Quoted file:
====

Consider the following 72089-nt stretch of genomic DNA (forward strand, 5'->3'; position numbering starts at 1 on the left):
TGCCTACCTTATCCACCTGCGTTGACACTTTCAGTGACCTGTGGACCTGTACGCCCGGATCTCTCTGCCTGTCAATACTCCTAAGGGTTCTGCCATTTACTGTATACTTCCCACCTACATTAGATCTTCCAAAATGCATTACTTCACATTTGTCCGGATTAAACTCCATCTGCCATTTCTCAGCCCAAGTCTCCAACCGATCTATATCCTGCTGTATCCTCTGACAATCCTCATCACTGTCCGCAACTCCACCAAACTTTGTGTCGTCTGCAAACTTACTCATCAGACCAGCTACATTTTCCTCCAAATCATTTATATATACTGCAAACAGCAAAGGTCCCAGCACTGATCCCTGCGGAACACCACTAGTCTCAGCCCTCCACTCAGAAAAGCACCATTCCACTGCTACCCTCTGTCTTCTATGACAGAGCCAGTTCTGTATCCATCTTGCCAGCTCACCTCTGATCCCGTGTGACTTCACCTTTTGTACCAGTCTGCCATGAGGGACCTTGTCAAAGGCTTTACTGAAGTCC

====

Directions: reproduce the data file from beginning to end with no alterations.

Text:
Consider the following 72089-nt stretch of genomic DNA (forward strand, 5'->3'; position numbering starts at 1 on the left):
TGCCTACCTTATCCACCTGCGTTGACACTTTCAGTGACCTGTGGACCTGTACGCCCGGATCTCTCTGCCTGTCAATACTCCTAAGGGTTCTGCCATTTACTGTATACTTCCCACCTACATTAGATCTTCCAAAATGCATTACTTCACATTTGTCCGGATTAAACTCCATCTGCCATTTCTCAGCCCAAGTCTCCAACCGATCTATATCCTGCTGTATCCTCTGACAATCCTCATCACTGTCCGCAACTCCACCAAACTTTGTGTCGTCTGCAAACTTACTCATCAGACCAGCTACATTTTCCTCCAAATCATTTATATATACTGCAAACAGCAAAGGTCCCAGCACTGATCCCTGCGGAACACCACTAGTCTCAGCCCTCCACTCAGAAAAGCACCATTCCACTGCTACCCTCTGTCTTCTATGACAGAGCCAGTTCTGTATCCATCTTGCCAGCTCACCTCTGATCCCGTGTGACTTCACCTTTTGTACCAGTCTGCCATGAGGGACCTTGTCAAAGGCTTTACTGAAGTCC